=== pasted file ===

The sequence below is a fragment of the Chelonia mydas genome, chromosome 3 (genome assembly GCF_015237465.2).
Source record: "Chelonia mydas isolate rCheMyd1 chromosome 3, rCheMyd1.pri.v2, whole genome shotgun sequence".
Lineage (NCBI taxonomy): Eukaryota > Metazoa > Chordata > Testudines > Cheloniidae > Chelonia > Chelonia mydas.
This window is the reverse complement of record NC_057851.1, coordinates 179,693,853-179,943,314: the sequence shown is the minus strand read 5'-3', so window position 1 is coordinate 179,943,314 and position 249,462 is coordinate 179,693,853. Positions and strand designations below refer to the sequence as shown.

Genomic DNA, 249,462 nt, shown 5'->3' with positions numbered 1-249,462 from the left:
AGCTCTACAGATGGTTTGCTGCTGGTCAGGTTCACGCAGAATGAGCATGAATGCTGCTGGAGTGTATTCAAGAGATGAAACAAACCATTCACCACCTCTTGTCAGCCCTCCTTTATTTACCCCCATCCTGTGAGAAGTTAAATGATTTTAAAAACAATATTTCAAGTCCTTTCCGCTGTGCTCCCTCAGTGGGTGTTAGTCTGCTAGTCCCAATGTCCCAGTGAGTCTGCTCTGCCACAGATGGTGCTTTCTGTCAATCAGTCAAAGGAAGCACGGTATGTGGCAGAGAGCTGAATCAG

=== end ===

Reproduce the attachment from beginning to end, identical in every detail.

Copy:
The sequence below is a fragment of the Chelonia mydas genome, chromosome 3 (genome assembly GCF_015237465.2).
Source record: "Chelonia mydas isolate rCheMyd1 chromosome 3, rCheMyd1.pri.v2, whole genome shotgun sequence".
Lineage (NCBI taxonomy): Eukaryota > Metazoa > Chordata > Testudines > Cheloniidae > Chelonia > Chelonia mydas.
This window is the reverse complement of record NC_057851.1, coordinates 179,693,853-179,943,314: the sequence shown is the minus strand read 5'-3', so window position 1 is coordinate 179,943,314 and position 249,462 is coordinate 179,693,853. Positions and strand designations below refer to the sequence as shown.

Genomic DNA, 249,462 nt, shown 5'->3' with positions numbered 1-249,462 from the left:
AGCTCTACAGATGGTTTGCTGCTGGTCAGGTTCACGCAGAATGAGCATGAATGCTGCTGGAGTGTATTCAAGAGATGAAACAAACCATTCACCACCTCTTGTCAGCCCTCCTTTATTTACCCCCATCCTGTGAGAAGTTAAATGATTTTAAAAACAATATTTCAAGTCCTTTCCGCTGTGCTCCCTCAGTGGGTGTTAGTCTGCTAGTCCCAATGTCCCAGTGAGTCTGCTCTGCCACAGATGGTGCTTTCTGTCAATCAGTCAAAGGAAGCACGGTATGTGGCAGAGAGCTGAATCAG